She managed to beat the odds to become the first Black supermodel. Naomi Sims had to grow up with a foster family because her father abandoned her mother when she was born in Oxford, Mississippi. Her mother could not take care of her because she was sick.
Sims endured mockery from her peers because she was taller than many of them. At 13 years old, she had seen the harsh reality of life but she decided to push on to achieve her ambition. Through a scholarship she secured at the Fashion Institute of Technology in New York after completing high school, she moved an inch closer to her dreams of becoming a model.
She enrolled in an evening school at New York University during the same period to study psychology. She worked on a part-time basis as a model to pay for her tuition. When she was done with her graduate education, she wanted to give her all to her career in modeling but no agency will sign her because they said her skin was too dark.
She was not daunted by efforts to dampen her dream. She looked for fashion photographers to take pictures of her. She met with the Times photographer Gosta Peterson, who was enthralled by her beauty and decided to offer her assistance. He accepted to photograph her for the cover of the August 1967 edition of the Fashions of The Times.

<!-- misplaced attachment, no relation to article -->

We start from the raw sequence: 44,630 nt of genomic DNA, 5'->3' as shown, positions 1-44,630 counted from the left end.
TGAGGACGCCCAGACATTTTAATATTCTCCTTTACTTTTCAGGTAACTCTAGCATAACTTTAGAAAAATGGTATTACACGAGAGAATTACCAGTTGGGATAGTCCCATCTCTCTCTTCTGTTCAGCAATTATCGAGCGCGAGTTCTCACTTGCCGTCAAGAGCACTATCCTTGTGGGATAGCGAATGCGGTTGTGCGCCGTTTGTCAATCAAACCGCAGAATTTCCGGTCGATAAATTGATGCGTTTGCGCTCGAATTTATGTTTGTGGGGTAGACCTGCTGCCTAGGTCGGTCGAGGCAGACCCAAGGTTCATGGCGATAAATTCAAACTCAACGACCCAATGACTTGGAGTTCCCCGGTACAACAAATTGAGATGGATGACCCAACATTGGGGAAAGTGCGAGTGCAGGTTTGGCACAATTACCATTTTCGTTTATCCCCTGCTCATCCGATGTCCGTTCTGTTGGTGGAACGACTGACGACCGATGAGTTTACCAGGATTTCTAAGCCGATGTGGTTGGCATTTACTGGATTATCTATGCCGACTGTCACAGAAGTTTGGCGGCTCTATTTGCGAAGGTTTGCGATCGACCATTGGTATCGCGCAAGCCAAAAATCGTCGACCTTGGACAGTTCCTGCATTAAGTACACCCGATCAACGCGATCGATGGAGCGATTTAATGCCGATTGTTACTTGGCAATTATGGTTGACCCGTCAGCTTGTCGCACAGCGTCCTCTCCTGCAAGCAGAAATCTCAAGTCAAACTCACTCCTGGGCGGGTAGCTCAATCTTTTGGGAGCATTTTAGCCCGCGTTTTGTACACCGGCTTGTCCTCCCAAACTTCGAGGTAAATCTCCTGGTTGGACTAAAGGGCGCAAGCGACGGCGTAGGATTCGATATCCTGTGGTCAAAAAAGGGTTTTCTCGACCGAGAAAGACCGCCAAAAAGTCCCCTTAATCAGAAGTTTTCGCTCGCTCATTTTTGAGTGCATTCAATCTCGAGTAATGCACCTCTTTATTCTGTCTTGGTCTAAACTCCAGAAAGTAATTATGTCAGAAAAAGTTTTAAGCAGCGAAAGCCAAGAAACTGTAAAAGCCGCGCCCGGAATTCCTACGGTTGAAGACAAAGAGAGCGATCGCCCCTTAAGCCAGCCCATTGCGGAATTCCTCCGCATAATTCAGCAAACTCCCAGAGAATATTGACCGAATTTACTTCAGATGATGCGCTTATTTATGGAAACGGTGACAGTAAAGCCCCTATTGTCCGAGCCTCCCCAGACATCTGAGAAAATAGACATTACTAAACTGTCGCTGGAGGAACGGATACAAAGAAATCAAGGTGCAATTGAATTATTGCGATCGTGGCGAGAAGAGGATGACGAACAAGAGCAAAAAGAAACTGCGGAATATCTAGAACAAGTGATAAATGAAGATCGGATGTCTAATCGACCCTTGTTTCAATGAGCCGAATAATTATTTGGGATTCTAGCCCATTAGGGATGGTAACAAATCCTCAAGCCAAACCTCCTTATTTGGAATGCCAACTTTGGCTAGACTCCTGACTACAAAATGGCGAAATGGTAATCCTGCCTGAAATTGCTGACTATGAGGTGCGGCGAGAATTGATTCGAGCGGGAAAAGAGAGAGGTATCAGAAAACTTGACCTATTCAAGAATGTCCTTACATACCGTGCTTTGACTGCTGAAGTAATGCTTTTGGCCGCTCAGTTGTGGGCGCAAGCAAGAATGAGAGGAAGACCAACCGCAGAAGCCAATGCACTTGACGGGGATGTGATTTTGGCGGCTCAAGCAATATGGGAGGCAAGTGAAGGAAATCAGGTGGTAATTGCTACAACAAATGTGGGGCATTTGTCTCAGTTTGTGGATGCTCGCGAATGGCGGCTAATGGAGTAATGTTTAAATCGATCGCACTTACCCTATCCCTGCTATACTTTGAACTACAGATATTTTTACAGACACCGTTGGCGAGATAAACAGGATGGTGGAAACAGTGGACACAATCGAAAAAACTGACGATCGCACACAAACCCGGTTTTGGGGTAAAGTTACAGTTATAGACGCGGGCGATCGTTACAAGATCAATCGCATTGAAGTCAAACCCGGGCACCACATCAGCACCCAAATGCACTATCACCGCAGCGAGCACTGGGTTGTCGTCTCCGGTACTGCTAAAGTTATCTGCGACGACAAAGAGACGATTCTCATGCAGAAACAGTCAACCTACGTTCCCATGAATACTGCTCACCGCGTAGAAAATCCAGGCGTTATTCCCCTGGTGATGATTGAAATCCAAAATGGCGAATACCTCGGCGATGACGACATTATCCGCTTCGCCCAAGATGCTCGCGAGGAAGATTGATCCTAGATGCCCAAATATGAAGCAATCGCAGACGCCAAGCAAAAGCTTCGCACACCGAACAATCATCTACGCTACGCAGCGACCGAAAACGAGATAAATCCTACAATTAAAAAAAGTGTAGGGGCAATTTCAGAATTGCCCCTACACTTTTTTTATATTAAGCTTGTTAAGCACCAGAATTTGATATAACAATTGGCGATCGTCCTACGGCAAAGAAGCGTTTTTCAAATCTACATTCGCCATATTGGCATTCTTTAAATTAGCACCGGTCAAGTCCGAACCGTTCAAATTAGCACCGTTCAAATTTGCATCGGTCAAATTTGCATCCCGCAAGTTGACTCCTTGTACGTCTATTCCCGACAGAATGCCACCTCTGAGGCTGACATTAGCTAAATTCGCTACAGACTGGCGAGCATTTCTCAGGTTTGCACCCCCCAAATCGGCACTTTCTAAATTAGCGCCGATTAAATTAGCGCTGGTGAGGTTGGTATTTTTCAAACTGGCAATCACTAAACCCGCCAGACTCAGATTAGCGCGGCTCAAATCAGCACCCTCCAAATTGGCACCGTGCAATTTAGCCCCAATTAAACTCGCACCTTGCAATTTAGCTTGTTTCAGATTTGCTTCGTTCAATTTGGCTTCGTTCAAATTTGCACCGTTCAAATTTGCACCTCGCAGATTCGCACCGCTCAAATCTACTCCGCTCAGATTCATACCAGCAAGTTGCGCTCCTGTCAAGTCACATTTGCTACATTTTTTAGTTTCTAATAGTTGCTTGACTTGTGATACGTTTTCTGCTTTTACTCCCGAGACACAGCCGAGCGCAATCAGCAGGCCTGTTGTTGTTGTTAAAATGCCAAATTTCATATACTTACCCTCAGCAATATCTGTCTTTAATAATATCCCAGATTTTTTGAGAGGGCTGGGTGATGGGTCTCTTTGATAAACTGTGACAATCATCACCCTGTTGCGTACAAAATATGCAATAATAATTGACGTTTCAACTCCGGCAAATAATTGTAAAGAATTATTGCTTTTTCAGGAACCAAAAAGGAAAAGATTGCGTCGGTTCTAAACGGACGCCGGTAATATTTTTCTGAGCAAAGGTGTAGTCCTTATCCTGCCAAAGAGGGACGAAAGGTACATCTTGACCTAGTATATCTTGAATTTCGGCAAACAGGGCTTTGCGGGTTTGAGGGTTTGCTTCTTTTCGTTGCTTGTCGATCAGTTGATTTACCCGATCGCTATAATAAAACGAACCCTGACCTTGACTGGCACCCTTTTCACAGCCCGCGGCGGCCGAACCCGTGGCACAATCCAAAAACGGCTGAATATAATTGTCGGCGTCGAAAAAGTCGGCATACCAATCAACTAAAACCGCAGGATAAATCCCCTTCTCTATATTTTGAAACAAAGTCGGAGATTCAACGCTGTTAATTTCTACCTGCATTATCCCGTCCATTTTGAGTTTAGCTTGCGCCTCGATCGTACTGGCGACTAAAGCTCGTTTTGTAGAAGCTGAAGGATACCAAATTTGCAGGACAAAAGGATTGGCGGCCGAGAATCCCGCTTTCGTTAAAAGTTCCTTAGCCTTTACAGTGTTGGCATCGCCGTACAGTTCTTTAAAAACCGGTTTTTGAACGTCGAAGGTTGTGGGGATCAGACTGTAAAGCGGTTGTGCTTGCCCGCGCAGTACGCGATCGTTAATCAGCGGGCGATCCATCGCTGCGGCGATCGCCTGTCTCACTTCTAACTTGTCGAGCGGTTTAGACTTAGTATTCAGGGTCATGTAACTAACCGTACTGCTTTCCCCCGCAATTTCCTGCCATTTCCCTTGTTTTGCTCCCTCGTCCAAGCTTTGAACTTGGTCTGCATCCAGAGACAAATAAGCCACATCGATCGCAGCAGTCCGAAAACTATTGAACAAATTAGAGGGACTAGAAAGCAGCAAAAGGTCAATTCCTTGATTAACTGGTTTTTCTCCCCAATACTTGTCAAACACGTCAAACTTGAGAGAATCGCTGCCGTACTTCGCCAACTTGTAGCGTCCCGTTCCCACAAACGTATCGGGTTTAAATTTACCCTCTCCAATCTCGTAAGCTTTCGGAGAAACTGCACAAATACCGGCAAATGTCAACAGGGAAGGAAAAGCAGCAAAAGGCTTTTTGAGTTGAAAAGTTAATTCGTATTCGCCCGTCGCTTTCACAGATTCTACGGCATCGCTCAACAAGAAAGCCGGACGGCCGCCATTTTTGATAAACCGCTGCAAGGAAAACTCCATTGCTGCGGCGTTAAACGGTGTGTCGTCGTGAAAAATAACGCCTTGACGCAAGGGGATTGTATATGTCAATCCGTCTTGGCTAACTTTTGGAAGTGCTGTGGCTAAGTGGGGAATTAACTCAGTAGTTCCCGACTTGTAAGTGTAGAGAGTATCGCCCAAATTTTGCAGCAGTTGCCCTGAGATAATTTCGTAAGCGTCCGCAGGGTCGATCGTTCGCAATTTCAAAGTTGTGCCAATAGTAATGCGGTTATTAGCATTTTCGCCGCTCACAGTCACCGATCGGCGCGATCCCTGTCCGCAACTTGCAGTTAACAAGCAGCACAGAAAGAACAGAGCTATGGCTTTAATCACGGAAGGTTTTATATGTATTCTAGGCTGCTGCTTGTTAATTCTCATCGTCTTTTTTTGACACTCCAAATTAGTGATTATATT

After this breakthrough, Sims approached all the best modeling agencies in New York including Eileen Ford. Ford rejected Sims by declining an invitation to meet her. She was told that there were already models of her type at the agency.
Sims was not deterred by the rejection; she contacted former model Wilhelmina Cooper, who was starting her own agency. Sims told Cooper that she would distribute copies of the Fashion of The Times magazine to advertising agencies with Cooper’s number attached. If anyone called back, Cooper could have a commission. Cooper later called her to come over because she had a job for her.
Sims’ fortunes changed, with her earning $1000 per week a year later. Her career got a further boost when she appeared in a television ad campaign for AT & T where she advertised clothes for designer Bill Blass. “It helped me more than anything else because it showed my face,” Sims said in an interview. “After it was aired, people wanted to find out about me and use me.”
She became the cover for a number of magazines including becoming the first African-American model to appear on the cover of Ladies Home Journal in 1968 and Life Magazine in 1969.
Her feature in Ladies Home Journal sparked the “Black is Beautiful” movement, according to the Times. There was high interest in her services by top designers like Giorgio di Sant’Angelo, Fernando Sánchez and Teal Traina.
After five years in the industry, Sims retired from modeling in 1973 to focus on her business empire which was into wigs for Black women. She wrote several books on modeling and beauty in the 1980s.
Sims died of cancer in August 2009. She was 61.